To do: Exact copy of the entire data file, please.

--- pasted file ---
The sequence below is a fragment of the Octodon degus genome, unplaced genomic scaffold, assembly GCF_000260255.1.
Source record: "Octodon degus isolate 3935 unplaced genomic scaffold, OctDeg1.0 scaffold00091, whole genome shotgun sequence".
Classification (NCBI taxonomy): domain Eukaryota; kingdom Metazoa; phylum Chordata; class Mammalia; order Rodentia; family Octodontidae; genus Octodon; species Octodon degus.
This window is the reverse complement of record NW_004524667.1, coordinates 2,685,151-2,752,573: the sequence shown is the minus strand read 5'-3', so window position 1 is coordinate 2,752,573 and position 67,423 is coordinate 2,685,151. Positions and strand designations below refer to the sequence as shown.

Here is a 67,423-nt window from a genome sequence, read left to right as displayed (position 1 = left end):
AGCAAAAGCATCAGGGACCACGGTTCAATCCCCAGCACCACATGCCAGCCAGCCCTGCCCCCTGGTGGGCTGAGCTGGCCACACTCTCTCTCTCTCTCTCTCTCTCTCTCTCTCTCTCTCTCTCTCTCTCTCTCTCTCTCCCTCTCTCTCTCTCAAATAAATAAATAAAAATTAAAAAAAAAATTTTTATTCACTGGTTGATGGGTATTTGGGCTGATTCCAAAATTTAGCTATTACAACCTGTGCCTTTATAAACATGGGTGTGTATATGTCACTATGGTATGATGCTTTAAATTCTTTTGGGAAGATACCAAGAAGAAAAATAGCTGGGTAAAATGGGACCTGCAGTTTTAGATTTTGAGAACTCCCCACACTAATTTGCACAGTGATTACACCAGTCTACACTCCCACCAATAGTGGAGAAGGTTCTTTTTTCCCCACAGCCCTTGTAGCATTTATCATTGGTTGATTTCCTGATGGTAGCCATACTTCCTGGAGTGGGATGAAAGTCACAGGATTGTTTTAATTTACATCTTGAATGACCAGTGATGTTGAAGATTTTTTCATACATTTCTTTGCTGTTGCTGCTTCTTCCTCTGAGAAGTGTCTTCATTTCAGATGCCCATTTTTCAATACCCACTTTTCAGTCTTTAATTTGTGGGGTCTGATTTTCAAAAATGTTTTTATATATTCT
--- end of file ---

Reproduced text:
The sequence below is a fragment of the Octodon degus genome, unplaced genomic scaffold, assembly GCF_000260255.1.
Source record: "Octodon degus isolate 3935 unplaced genomic scaffold, OctDeg1.0 scaffold00091, whole genome shotgun sequence".
Classification (NCBI taxonomy): domain Eukaryota; kingdom Metazoa; phylum Chordata; class Mammalia; order Rodentia; family Octodontidae; genus Octodon; species Octodon degus.
This window is the reverse complement of record NW_004524667.1, coordinates 2,685,151-2,752,573: the sequence shown is the minus strand read 5'-3', so window position 1 is coordinate 2,752,573 and position 67,423 is coordinate 2,685,151. Positions and strand designations below refer to the sequence as shown.

Here is a 67,423-nt window from a genome sequence, read left to right as displayed (position 1 = left end):
AGCAAAAGCATCAGGGACCACGGTTCAATCCCCAGCACCACATGCCAGCCAGCCCTGCCCCCTGGTGGGCTGAGCTGGCCACACTCTCTCTCTCTCTCTCTCTCTCTCTCTCTCTCTCTCTCTCTCTCTCTCTCTCTCTCCCTCTCTCTCTCTCAAATAAATAAATAAAAATTAAAAAAAAAATTTTTATTCACTGGTTGATGGGTATTTGGGCTGATTCCAAAATTTAGCTATTACAACCTGTGCCTTTATAAACATGGGTGTGTATATGTCACTATGGTATGATGCTTTAAATTCTTTTGGGAAGATACCAAGAAGAAAAATAGCTGGGTAAAATGGGACCTGCAGTTTTAGATTTTGAGAACTCCCCACACTAATTTGCACAGTGATTACACCAGTCTACACTCCCACCAATAGTGGAGAAGGTTCTTTTTTCCCCACAGCCCTTGTAGCATTTATCATTGGTTGATTTCCTGATGGTAGCCATACTTCCTGGAGTGGGATGAAAGTCACAGGATTGTTTTAATTTACATCTTGAATGACCAGTGATGTTGAAGATTTTTTCATACATTTCTTTGCTGTTGCTGCTTCTTCCTCTGAGAAGTGTCTTCATTTCAGATGCCCATTTTTCAATACCCACTTTTCAGTCTTTAATTTGTGGGGTCTGATTTTCAAAAATGTTTTTATATATTCT